Mike Richards Got Robbed of the Selke Trophy

Kevin LagowskiCorrespondent IJune 19, 2009

PHILADELPHIA - APRIL 19:  Mike Richards #18 of the Philadelphia Flyers skates against of the Pittsburgh Penguins during Game Three of the Eastern Conference Quarterfinal Round of the 2009 NHL Stanley Cup Playoffs  at the Wachovia Center on April 19, 2009 in Philadelphia, Pennsylvania. The Flyers won the game 6-3 to cut the Penguins lead in the series to two games to one.  (Photo by Jim McIsaac/Getty Images)

It was hard enough for the Flyers to fall to the Penguins in the first round of the playoffs and then watch their rivals eventually skate off with the Stanley Cup.


With that all over with, the least they were hoping for was one of their players coming away with some NHLhardware for the first time since Eric Lindros won the Hart Trophy in 1995.


But those hopes were dashed on Thursday night when deserving Selke Trophy nominee Mike Richards lost out to the new repeat winner of the award, Pavel Datsyuk. Datsyuk also came away with the Lady Byng Trophy (i.e. high scorer who racks up the fewest penalty minutes) for the fourth straight year.


Datsyuk’s all-around prowess cannot be doubted, but the argument can be made that he is not even the most defensively solid forward on his team. With Richards, however, there is no debate.


During the regular season, Richards clocked in at an average time on ice of 21:44 per game, placing him fifth among forwards and easily first on the Flyers. Datsyuk played an average of just 19:12, 46th among forwards. Clearly, Richards was counted on more heavily by the Flyers than Datsyuk was by the Red Wings.


The disparity between the ice times of Richards and Datsyuk can be largely explained by the amount they played while their team was shorthanded, something you would think would go a long way towards determining the winner of an award for best defensive forward.


Richards played an average of 3:12 every game in shorthanded situations, dwarfing Datsyuk’s average of 1:36, a number that placed outside of the top 150 forwards and trailed four of his own Red Wing teammates.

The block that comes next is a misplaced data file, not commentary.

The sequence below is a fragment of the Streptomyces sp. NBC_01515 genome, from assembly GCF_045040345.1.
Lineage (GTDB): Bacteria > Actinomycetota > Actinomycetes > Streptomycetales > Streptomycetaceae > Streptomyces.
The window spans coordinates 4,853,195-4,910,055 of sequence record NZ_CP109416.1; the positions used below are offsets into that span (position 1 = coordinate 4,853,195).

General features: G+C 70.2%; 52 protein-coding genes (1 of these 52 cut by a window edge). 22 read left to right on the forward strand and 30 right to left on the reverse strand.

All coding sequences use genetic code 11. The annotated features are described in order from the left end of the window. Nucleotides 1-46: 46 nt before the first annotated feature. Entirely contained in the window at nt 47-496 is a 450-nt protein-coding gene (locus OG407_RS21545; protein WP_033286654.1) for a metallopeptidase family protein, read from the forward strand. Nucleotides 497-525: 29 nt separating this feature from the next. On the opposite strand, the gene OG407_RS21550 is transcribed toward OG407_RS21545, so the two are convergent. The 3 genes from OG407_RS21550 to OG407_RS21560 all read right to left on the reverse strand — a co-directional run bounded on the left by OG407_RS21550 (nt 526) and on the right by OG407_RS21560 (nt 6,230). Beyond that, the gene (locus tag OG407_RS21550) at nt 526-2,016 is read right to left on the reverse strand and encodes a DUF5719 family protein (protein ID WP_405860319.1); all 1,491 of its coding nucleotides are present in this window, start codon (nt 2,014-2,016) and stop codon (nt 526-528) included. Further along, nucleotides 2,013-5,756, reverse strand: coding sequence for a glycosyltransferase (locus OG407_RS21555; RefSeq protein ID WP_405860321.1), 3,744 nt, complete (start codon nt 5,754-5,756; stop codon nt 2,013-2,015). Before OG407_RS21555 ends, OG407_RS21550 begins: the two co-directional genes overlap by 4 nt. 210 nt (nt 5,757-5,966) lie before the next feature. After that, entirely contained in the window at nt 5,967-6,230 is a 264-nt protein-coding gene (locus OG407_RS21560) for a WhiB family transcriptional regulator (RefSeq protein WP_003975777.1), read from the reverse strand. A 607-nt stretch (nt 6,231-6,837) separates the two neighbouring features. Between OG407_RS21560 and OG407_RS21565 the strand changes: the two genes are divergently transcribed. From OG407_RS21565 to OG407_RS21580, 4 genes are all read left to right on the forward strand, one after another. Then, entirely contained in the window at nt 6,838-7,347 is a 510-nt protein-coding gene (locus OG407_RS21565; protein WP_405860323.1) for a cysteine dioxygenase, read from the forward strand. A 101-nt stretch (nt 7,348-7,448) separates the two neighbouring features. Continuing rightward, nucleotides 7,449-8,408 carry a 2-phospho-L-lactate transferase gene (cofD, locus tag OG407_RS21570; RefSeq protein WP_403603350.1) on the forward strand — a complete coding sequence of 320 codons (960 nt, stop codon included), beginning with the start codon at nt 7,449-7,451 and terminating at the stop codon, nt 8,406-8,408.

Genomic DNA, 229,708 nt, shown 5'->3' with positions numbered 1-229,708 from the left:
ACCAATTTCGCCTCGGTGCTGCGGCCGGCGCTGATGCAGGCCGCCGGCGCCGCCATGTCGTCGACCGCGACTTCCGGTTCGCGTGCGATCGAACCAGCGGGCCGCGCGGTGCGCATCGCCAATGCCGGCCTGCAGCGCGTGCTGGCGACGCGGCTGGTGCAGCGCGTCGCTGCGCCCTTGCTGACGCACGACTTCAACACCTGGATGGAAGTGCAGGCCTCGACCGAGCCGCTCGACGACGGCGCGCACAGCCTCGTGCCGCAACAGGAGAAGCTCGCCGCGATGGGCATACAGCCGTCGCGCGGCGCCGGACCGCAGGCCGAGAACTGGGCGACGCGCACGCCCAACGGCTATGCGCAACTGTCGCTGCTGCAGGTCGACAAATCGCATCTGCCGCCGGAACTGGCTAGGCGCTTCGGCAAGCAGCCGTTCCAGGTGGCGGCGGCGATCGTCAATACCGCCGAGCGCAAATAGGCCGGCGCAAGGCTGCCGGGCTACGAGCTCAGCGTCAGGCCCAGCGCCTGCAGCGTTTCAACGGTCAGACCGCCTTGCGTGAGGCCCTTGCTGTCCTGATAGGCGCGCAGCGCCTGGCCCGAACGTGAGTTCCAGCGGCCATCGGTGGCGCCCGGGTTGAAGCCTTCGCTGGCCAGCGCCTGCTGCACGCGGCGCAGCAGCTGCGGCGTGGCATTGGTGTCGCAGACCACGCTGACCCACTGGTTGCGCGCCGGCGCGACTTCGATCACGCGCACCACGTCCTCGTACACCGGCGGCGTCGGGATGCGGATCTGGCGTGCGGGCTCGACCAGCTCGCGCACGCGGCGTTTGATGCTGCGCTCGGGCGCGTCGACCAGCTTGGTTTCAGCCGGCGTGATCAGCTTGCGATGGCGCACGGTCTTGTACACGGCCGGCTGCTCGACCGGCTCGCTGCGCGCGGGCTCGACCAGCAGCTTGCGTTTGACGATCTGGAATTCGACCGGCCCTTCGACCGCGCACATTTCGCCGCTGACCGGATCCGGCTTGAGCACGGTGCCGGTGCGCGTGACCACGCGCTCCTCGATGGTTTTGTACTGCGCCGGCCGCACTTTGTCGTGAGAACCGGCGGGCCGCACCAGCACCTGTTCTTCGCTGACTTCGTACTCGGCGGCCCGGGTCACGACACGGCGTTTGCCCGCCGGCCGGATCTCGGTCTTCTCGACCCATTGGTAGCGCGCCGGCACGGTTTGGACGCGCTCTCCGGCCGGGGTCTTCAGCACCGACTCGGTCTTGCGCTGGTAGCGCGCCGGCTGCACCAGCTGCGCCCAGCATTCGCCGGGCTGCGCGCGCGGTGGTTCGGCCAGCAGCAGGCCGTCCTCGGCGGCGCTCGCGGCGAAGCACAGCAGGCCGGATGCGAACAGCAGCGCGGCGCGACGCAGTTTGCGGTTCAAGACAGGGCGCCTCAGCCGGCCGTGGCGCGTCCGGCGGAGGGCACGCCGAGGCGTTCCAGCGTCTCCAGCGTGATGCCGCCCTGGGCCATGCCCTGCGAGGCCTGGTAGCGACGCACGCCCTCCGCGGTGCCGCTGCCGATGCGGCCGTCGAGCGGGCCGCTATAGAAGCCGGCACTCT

Shorthanded minutes are hard minutes. And by playing a minute and a half longer in these situations every game than Datsyuk did, Richards ended up accumulating two more full games’ worth of important ice time by the end of the season than Datsyuk.


The end result was a Flyers penalty kill that ranked sixth in efficiency and also easily led the league with 16 shorthanded goals. The Red Wings ranked a lousy 25th by year’s end, even with the supposedly award-worthy defensive ability of Datsyuk.


Of those 16 shorthanded goals scored by the Flyers, Richards netted a league-leading seven of them. Even in defensive situations he could make his presence felt and prove that he was an all-around threat. Datsyuk, meanwhile, had one shorthanded goal on the year.


Richards also blocked 90 shots, tying Chris Drury for the league lead among forwards. You have to scroll out of the top 100 to find Datsyuk.


Datsyuk did manage to finish second among forwards with 89 takeaways. But there was Richards right behind him, in third place with 83.


Datsyuk does hold an edge in faceoff ability, the one area where Richards needs to improve. But Richards did take 500 more draws than Datsyuk this year, so perhaps he can become better if the workload is cut down.


Yes, you cannot base the presentation of an award on statistics alone. But I find it hard to believe that Pavel Datsyuk had as much of an all-around impact on every game he played as Mike Richards did this past season.


Sadly, this seems like yet another case of reputation winning out over merit. This year’s mistake cannot be corrected, but Richards’ day is coming. The league is now aware of him. And maybe someday he will be where Datsyuk is now.